Mandala of Memory


Mandala of Memory

A memory: a woman in a temple near Durbar Square bowing her head and smiling to us.  The temple was small and dark, blackened by the constant burning of butter lamps; there was one guardian and a multitude of marigolds strewn about the stone floor, which had water running across it, and upon the altar, which had been tinged with bright orange and pink powder.  It looked like a seemingly forgotten place juxtaposed against the vast bustle of passersby outside, but we were caught on the threshold, wondering whether to enter.  Moments later this woman mildly pushed past us into the chamber of the temple.  Perhaps sensing our discomfort as we stared about in ignorance, she came and offered us bindis, then made her prayers to the deity and quietly left as we were still looking about, the guardian eyeing us evermore strangely until we finally took our leave.

The very next day on the other side of that vast sprawling city of Kathmandu near Swayambhunath temple, we unbelievably stumbled upon the same woman we met in that small temple.  Navigating through an endless amount of people in the hundreds of back-streets that seemingly lead in no direction whatsoever, our looks met, bringing together the sheer impossibility of ever remembering each other from such an uneventful and fleeting glance the day before, and the understanding of some irrepressible secret.  We laughed wholeheartedly at the circumstances and left each other with a feeling of good fortune.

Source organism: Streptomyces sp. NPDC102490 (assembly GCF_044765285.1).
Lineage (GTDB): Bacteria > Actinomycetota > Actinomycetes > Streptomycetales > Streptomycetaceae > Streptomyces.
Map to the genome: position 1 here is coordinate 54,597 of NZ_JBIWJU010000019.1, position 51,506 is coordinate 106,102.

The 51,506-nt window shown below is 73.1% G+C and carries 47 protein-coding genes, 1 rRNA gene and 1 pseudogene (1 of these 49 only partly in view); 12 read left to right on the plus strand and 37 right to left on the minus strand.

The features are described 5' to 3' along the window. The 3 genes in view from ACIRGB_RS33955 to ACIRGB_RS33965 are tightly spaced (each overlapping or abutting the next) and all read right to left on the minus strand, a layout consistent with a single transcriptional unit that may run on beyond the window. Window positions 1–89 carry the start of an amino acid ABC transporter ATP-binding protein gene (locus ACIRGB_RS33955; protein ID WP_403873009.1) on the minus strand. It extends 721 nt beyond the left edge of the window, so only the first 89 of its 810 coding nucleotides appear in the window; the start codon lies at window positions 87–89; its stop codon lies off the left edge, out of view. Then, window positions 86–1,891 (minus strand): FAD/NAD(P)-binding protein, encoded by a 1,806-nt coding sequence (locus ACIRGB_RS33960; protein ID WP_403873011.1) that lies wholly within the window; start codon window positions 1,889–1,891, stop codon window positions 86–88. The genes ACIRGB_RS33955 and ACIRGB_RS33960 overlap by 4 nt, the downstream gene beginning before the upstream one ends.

Now that this memory has come to me after so many years, I wonder if she is not at this moment reflecting on the same encounter or sharing the story with a friend.

Douglas Thornton


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